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Can you guarantee that, for any three whole numbers you choose, the product of their differences will always be an even number?

For example:
If your three whole numbers are $7$ , $4$ and $12$, the differences are
$7-4 = 3$
$12-7 = 5$
$12-4 = 8$.

The product of the differences is $3\times 5\times 8 = 120$ (an even number)

Start with other sets of three whole numbers. Is the product of their differences always even?

If so, can you explain why?
If not, can you find a counter-example?

AND

Can you guarantee that, for any four whole numbers you choose, the product of their differences will always be a multiple of three?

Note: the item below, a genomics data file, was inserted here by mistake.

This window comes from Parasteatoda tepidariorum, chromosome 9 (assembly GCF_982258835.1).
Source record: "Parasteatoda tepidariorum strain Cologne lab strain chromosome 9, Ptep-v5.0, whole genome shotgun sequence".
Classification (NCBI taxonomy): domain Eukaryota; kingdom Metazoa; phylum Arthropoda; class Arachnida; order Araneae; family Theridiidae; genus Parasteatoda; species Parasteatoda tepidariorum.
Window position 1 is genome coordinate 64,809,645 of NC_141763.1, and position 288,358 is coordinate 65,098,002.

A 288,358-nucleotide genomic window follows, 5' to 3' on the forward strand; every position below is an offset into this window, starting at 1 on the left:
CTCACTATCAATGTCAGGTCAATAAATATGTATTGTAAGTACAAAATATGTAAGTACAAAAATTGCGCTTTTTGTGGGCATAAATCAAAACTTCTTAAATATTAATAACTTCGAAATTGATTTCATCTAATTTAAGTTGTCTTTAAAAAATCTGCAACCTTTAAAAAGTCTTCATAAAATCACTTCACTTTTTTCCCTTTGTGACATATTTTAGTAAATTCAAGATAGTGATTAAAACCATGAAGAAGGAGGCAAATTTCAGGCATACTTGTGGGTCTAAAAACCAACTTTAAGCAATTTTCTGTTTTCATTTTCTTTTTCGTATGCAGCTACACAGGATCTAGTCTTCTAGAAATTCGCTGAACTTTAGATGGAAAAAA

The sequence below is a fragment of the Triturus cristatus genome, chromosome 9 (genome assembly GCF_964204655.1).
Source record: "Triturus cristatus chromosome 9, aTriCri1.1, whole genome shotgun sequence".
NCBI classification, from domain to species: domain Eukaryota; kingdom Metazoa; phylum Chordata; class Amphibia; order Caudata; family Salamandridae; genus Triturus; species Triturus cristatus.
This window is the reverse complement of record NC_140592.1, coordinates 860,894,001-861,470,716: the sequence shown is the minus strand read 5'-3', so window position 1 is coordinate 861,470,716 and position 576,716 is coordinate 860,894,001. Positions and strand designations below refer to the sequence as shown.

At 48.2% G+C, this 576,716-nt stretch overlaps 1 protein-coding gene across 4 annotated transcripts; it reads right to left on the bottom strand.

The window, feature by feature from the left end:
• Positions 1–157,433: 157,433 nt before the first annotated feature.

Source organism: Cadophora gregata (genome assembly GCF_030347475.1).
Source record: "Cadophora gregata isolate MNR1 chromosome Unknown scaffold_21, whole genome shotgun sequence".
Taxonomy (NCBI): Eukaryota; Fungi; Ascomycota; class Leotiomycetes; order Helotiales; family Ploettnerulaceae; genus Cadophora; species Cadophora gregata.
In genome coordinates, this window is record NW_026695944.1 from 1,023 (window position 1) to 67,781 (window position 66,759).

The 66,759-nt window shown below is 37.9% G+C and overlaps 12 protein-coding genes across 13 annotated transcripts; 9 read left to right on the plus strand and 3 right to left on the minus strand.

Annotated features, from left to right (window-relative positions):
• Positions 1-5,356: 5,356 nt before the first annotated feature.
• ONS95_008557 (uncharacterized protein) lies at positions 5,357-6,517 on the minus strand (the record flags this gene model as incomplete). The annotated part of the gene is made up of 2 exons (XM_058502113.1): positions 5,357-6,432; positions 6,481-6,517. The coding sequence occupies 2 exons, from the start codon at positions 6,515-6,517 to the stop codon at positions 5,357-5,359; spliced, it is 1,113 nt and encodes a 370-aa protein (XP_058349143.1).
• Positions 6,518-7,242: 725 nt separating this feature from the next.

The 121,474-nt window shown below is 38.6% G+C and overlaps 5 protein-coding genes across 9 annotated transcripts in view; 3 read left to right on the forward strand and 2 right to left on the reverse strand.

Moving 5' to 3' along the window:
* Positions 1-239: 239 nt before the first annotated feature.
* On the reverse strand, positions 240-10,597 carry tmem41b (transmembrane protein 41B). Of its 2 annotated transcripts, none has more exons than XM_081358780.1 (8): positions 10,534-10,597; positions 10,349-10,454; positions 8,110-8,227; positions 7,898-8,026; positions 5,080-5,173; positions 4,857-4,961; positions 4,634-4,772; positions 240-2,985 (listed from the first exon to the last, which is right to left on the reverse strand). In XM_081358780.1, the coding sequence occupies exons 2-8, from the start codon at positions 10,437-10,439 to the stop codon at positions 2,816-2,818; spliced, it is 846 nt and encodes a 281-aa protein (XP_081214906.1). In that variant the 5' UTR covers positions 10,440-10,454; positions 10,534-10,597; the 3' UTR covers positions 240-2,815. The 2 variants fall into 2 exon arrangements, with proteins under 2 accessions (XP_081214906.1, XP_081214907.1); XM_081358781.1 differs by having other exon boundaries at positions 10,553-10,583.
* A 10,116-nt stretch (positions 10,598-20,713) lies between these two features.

For example:
If your four whole numbers are $7$ , $4$, $12$ and $6$, the differences are
$7-4 = 3$
$12-7 = 5$
$7-6 = 1$
$12-4 = 8$
$6-4 = 2$
$12-6 = 6$

The product of the differences is $3\times 5\times 1\times 8\times 2\times 6 = 1440$ (a multiple of three)

Start with other sets of four whole numbers. Is the product of their differences always a multiple of three?
If so, can you explain why?
If not, can you find a counter-example?

In the example above, the product of the differences, $1440$, is also a multiple of $4$, $5$ and $6$.

Is the product of the differences of four numbers always divisible by $4$, $5$ and $6$?